More than 30 years into their career, with 12 albums under their belt, My Life With The Thrill Kill Kult returns with their latest album, In the House of Strange Affairs. The follow-up to 2014’s Spooky Tricks shows that the band remains as inspired and amorous as ever. Indeed, if you lost track of the band over the last few decades, Strange Affairs will instantly remind you why you loved them in the first place.
Clocking in at an hour in length, the 12 tracks on Strange Affairs have that sleazy swagger that first earned the band their die hard following back in the early 90’s. In fact, some tracks, like “Forbidden Saints” and “Studio 21,” sound like they’re hot off the Wax Trax! presses. Not that these are nostalgic throwbacks, per se, but the band definitely remembers where they came from. Others are more reminiscent of the 13 Above The Night/Hit and Run Holiday era of the band. “Royal Skull” and “Year of the Klown” could be outtakes from those albums, but that would be impossible as they’re just too good not to include on any album.
All of the above references aside, there’s plenty of fresh material here. Album opener “Gold to Grey” is a dark, slow-burning, and atmospheric track that sets up the songs that follow. “Strange Affairs,” “It’s Me Holly” and “Hanging Hearts” similarly aim to create a mood more than provoke ass-shaking. These songs are excellent examples of the creative fire still burning within the band, aiming to create an album, not just a collection of similarly sounding singles and b-sides.
The two big highlights on the album are the first single “The Chains of Fame” and “Treat Street.” With “The Chains of Fame’s” opening lyric, “How much cash can you make with that ass,” it’s all but destined to be a strip-club anthem for years to come. Aside from that, it’s just a rock-solid track that proves TKK knows their way around a song. Highly dance-able with some searing electric guitars adding flourishes to the pulsing synths and bass, “The Chains of Fame” is an instant greatest-hit in the bands lengthy catalog. “Treat Street” opens with a throwback drum machine beat and synth line, coupled with samples of a moaning woman. But, it surprises in many ways as its jazzy electric piano line rubs up against slinky synths, keyboards – and is that a saxophone? It’s a sophisticated arrangement and combination of instruments, samples, and sounds.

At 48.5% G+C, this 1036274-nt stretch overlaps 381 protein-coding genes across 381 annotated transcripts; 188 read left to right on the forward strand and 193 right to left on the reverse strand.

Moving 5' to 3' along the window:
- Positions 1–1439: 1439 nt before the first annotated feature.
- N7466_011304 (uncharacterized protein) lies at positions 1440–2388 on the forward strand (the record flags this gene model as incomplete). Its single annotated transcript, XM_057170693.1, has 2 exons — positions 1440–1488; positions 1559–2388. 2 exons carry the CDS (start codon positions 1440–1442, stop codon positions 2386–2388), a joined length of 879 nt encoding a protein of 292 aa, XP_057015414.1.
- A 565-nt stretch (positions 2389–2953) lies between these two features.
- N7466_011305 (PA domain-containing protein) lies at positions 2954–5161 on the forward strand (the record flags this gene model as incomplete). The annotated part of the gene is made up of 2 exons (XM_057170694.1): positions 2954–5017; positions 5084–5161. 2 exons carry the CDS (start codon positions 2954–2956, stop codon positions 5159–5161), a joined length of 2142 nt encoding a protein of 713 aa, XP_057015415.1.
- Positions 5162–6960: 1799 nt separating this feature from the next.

In the House of Strange Affairs is quintessential TKK. Doubtless, it will be welcomed with open arms by the bands longtime fans, but it should also win over anyone previously unfamiliar with their brand of decadent industrial-dance.
– J. Kevin Lynch
- Sun May 05 – Las Vegas @ Beauty Bar
- Tue May 07 – Salt Lake City @ Metro Music Hall
- Fri May 10 – Portland @ Dante’s
- Sat May 11 – Seattle @ The Crocodile
- Tue May 14 – Sacramento @ Harlow’s
- Wed May 15 – San Francisco @ DNA Lounge
- Thu May 16- San Jose @ The Ritz
- Tue May 28 – Tucson @ 191 Toole
- Thu May 30 – San Antonio @ Industry
- Fri May 31 – Austin @ Elysium
- Sat Jun 1 – Houston @ Numbers
- Sun Jun 2 – Dallas @ Trees
- Fri Jun 7 – Denver @ Marquis Theater
- Sun Jun 9 – Albuquerque @ Launchpad
- Tue Jun 11– Phoenix @ Club Red